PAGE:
Not a great picture, but I loved the sushi clock!

The first thing you do in making a parfait is to pick out your toppings or decoration pieces to put on your final parfait. There is a small table in the middle of the shop that has all of these pieces with their individual prices. SO many to choose from! But be warned, the prices can add up quickly, so be careful on how many you choose! (They did offer me a calculator to calculate the price as I went along if needed).

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The next step is choosing which kind of plastic cup you want for your parfait and the syrup (blueberry, strawberry, and chocolate are among the few and most popular). Then, with the guidance of a worker, they pour in your syrup and help you to put the fake ice cream in. Somewhere in the middle, you pause to add a little bit of crunchy corn flakes.

Helpful worker by the cream machine.
Helpful worker by the cream machine.
Choices of syrups you can choose from.
Choices of syrups you can choose from.

Finally, after finishing with the making of the parfait, you take the completed piece to a nearby table to decorate with the mini candy replicas that you picked out earlier. Then you top with sprinkles to put on the final touches!

Working on their masterpieces, adding their chosen candies.
Working on their masterpieces, adding their chosen candies.
Sprinkle time!
Sprinkle time!
Finishing touch-ups with my little helper!
Finishing touch-ups with my little helper!

While you wait for your finished product to be sprayed, put in a box, and your total cost calculated, another worker puts on a demonstration for the group. In my case, he showed us how they make tempura replicas (not sure if this is the same demonstration every time). A very neat process to watch! It’s also impressive to note the insane attention to detail that the Japanese put into creating food replicas. Not just with the demonstration do they show how important it is to make every angle look life-like, but even in creating the parfait, they made sure to show how to leave a little swirl at the tippy top of the cream (not just leaving it at a point).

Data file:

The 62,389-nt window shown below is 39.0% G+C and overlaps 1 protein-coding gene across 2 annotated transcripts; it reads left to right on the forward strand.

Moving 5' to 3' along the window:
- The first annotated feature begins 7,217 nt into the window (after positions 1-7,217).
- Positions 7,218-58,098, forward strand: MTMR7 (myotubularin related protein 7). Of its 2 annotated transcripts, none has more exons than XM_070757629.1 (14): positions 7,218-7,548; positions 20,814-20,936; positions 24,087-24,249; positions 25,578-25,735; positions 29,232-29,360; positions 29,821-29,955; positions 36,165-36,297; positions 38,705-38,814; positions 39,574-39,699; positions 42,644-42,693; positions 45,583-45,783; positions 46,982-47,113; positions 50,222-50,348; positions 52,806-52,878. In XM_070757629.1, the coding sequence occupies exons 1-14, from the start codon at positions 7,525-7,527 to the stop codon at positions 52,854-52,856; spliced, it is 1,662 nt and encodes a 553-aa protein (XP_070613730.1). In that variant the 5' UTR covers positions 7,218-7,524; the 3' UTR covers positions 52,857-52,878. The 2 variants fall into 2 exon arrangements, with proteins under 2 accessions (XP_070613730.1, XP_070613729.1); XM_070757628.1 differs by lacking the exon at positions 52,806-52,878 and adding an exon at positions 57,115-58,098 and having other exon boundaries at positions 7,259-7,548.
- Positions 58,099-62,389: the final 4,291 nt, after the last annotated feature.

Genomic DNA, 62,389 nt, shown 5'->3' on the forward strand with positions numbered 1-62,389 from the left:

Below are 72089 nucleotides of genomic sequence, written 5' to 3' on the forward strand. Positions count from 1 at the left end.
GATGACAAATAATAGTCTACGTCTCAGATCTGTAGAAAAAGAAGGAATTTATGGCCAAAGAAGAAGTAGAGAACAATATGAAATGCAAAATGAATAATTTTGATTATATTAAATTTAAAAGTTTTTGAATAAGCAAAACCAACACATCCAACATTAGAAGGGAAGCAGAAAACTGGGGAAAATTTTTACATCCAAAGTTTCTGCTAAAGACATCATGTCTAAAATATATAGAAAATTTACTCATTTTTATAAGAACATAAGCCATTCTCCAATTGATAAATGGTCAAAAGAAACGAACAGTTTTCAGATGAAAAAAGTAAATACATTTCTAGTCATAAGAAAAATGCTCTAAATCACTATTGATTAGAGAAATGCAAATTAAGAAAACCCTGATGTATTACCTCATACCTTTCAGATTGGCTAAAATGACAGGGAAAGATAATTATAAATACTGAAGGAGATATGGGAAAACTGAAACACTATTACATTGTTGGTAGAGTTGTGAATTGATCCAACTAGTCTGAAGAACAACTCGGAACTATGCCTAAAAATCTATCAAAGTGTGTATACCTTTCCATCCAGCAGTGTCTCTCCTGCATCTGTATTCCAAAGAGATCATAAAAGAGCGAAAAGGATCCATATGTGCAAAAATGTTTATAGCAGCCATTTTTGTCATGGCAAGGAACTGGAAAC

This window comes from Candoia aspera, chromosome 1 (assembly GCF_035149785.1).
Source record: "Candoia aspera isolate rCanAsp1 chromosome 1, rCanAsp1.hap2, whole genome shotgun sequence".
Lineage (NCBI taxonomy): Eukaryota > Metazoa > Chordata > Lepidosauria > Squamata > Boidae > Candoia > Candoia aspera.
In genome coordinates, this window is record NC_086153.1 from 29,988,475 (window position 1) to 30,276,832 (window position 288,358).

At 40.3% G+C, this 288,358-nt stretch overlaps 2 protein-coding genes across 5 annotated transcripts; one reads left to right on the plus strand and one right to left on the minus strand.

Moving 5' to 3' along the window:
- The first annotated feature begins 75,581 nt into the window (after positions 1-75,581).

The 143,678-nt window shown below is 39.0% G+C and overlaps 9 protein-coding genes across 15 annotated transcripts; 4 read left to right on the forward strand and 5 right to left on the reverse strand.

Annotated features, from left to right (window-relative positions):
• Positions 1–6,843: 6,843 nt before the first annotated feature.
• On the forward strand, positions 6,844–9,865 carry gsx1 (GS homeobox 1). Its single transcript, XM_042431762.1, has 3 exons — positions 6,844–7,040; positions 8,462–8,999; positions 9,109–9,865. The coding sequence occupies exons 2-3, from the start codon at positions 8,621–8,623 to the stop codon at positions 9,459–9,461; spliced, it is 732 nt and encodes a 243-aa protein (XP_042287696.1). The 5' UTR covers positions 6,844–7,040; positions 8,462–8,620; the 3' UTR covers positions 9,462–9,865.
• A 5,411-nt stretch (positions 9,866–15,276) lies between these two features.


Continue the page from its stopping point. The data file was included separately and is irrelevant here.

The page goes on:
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And after all is said and done, voila! You have a parfait! Looks good enough to eat, huh!? I don’t think I did half bad!

My parfait!
My parfait! To eat or not to eat??
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This whole ensemble cost around $35 US.
Yum! So life-like!
Yum! So life-like!

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Lindsay View All →

Our roots will forever be from here, America, born and raised. Yet, life requires us to move more frequently than we care to count. Whether living stateside or abroad, you can always find us traveling somewhere. We scout out places that you only think you can dream of one day seeing and we seek out those that aren’t found in guidebooks. We then bring them to life here in our travel memos, so hopefully, one day you too can visit them or at least be able to live vicariously through us. This blog isn’t just about crossing off places from a bucket list. It’s about absorbing and learning how other cultures grow and fit into the same world that we do. Life is short and the world is big. Enjoy and get out there!